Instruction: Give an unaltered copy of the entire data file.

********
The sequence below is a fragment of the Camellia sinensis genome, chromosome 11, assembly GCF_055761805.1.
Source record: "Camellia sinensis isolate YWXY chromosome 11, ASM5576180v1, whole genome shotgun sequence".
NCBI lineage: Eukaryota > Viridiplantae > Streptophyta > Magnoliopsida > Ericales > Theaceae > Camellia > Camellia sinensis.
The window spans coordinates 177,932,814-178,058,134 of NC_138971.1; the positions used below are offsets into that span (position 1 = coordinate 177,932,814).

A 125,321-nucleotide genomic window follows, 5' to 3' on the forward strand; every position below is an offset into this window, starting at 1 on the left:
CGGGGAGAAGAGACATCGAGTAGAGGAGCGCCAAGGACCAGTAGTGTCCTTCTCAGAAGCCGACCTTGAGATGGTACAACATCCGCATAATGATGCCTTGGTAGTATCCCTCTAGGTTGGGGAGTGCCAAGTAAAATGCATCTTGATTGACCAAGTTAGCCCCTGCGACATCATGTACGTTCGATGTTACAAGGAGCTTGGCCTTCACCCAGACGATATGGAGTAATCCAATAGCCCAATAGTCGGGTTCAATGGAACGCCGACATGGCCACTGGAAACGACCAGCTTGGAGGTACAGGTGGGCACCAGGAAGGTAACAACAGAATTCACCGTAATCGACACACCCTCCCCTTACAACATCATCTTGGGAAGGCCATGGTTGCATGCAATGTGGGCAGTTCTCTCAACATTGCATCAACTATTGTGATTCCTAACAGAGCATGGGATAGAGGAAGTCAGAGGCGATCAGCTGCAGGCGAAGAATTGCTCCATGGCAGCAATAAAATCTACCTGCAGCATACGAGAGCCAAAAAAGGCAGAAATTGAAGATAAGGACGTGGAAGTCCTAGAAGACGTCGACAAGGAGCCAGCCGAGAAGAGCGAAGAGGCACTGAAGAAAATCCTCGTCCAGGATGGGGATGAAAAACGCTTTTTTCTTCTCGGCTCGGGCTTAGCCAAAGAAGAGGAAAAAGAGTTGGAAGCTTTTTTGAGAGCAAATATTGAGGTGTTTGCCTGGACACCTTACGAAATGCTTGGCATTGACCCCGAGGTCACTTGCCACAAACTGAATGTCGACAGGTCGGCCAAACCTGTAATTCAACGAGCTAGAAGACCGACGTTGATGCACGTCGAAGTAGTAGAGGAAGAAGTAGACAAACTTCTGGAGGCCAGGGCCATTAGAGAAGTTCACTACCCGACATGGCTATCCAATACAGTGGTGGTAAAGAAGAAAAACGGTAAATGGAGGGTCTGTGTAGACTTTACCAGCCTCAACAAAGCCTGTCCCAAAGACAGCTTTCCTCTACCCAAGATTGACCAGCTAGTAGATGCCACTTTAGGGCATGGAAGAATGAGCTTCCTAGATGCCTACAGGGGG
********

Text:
The sequence below is a fragment of the Camellia sinensis genome, chromosome 11, assembly GCF_055761805.1.
Source record: "Camellia sinensis isolate YWXY chromosome 11, ASM5576180v1, whole genome shotgun sequence".
NCBI lineage: Eukaryota > Viridiplantae > Streptophyta > Magnoliopsida > Ericales > Theaceae > Camellia > Camellia sinensis.
The window spans coordinates 177,932,814-178,058,134 of NC_138971.1; the positions used below are offsets into that span (position 1 = coordinate 177,932,814).

A 125,321-nucleotide genomic window follows, 5' to 3' on the forward strand; every position below is an offset into this window, starting at 1 on the left:
CGGGGAGAAGAGACATCGAGTAGAGGAGCGCCAAGGACCAGTAGTGTCCTTCTCAGAAGCCGACCTTGAGATGGTACAACATCCGCATAATGATGCCTTGGTAGTATCCCTCTAGGTTGGGGAGTGCCAAGTAAAATGCATCTTGATTGACCAAGTTAGCCCCTGCGACATCATGTACGTTCGATGTTACAAGGAGCTTGGCCTTCACCCAGACGATATGGAGTAATCCAATAGCCCAATAGTCGGGTTCAATGGAACGCCGACATGGCCACTGGAAACGACCAGCTTGGAGGTACAGGTGGGCACCAGGAAGGTAACAACAGAATTCACCGTAATCGACACACCCTCCCCTTACAACATCATCTTGGGAAGGCCATGGTTGCATGCAATGTGGGCAGTTCTCTCAACATTGCATCAACTATTGTGATTCCTAACAGAGCATGGGATAGAGGAAGTCAGAGGCGATCAGCTGCAGGCGAAGAATTGCTCCATGGCAGCAATAAAATCTACCTGCAGCATACGAGAGCCAAAAAAGGCAGAAATTGAAGATAAGGACGTGGAAGTCCTAGAAGACGTCGACAAGGAGCCAGCCGAGAAGAGCGAAGAGGCACTGAAGAAAATCCTCGTCCAGGATGGGGATGAAAAACGCTTTTTTCTTCTCGGCTCGGGCTTAGCCAAAGAAGAGGAAAAAGAGTTGGAAGCTTTTTTGAGAGCAAATATTGAGGTGTTTGCCTGGACACCTTACGAAATGCTTGGCATTGACCCCGAGGTCACTTGCCACAAACTGAATGTCGACAGGTCGGCCAAACCTGTAATTCAACGAGCTAGAAGACCGACGTTGATGCACGTCGAAGTAGTAGAGGAAGAAGTAGACAAACTTCTGGAGGCCAGGGCCATTAGAGAAGTTCACTACCCGACATGGCTATCCAATACAGTGGTGGTAAAGAAGAAAAACGGTAAATGGAGGGTCTGTGTAGACTTTACCAGCCTCAACAAAGCCTGTCCCAAAGACAGCTTTCCTCTACCCAAGATTGACCAGCTAGTAGATGCCACTTTAGGGCATGGAAGAATGAGCTTCCTAGATGCCTACAGGGGG